Elbert H. Baker II
City of Destiny
The Baker story cannot be told without telling of Tacoma, for the family and the city have been a part of one another for nearly a century. The city nestles in a powerful setting: the waters of Puget Sound lap quietly at her feet, the magnificent snow-capped peak of Mount Rainier looms behind her, and the world knocks at her door. Tacoma’s history revolves around bold new ventures, with the promise of a bright and extraordinary future beckoning settlers, lumbermen, manufacturers, and ordinary folk to the shores of Puget Sound. From the earliest days, Tacoma has been a hub of world trade and influence. The Port of Tacoma is Pierce County’s gateway to the globe. This is the sixth largest container shipping port in North America. International trade through this city runs into billions of dollars each year. Trade with the state of Alaska alone exceeds $3 billion.
Tacoma is a city of progress, with a lively cultural scene that offers something for every taste. Highlights include the Tacoma Symphony Orchestra, Broadway Center for Performing Arts, the historic Pantages Theater, and the Rialto Theater, which is home to Tacoma Youth Symphony. Museums abound, with the latest addition being the $48 million Washington State History Museum next to historic Union Station. The University of Puget Sound and Pacific Lutheran University are considered to be among the top private liberal arts universities in the nation.
A Tacoma Legend
Every city has legends and Tacoma has her share. One of the quiet legends whose impact will be felt for many decades to come is Elbert H. Baker II. From boyhood, Elbert H. Baker IIs’ destiny was closely tied to the development of Tacoma. Mr. Baker was a man of great vision and influence, wielding power so skillfully that few in his community knew how broad or far reaching his legacy would be. This man guided Tacoma and environs along the path to progress, quietly shaping the city through benevolence, working to encourage education and art in his community.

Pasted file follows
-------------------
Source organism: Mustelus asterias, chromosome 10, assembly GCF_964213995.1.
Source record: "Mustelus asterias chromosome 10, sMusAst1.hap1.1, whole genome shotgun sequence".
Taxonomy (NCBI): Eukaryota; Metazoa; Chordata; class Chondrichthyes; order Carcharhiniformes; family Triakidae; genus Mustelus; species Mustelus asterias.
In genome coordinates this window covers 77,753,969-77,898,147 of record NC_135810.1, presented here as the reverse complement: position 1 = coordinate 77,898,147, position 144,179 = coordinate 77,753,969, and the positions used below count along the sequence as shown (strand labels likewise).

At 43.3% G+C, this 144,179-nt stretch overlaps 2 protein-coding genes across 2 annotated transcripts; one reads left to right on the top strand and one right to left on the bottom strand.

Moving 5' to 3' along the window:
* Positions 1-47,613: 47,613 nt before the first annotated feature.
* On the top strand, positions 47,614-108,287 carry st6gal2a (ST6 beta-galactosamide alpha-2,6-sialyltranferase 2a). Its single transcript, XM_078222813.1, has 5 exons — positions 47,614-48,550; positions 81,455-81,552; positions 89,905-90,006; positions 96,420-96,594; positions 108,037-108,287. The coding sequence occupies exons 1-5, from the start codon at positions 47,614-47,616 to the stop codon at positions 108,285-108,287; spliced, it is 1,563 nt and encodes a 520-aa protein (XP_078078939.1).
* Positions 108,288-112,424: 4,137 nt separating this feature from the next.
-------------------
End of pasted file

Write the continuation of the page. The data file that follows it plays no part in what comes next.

A Newspaper Heritage
Just after the turn of the 20th century, the Cleveland Plain Dealer was being published by one Elbert H. Baker. His son, Frank S. Baker, followed in his father’s footsteps to become a newspaperman. In 1912 the younger Baker left the Boston Traveler to purchase The Tacoma Tribune. From an early age Frank’s son, Elbert H. Baker II, followed in the family tradition, selling newspapers on downtown Tacoma streets. Always entrepreneurial, young Elbert sold newspapers competing with his father’s paper, the Tacoma Tribune. This phase of business ended for young Elbert when his father caught on.
Elbert joined the Tacoma Tribune as a bill collector in 1932, remaining actively involved in all aspects of the business until 1986. During the course of more than half a century he worked in virtually every department at the paper. When Frank Baker died in 1960, Elbert inherited the title of Publisher. The newspaper’s parent company, Tribune Publishing Co., flourished. It encompassed a number of other enterprises, which included radio and television stations and a cable television system.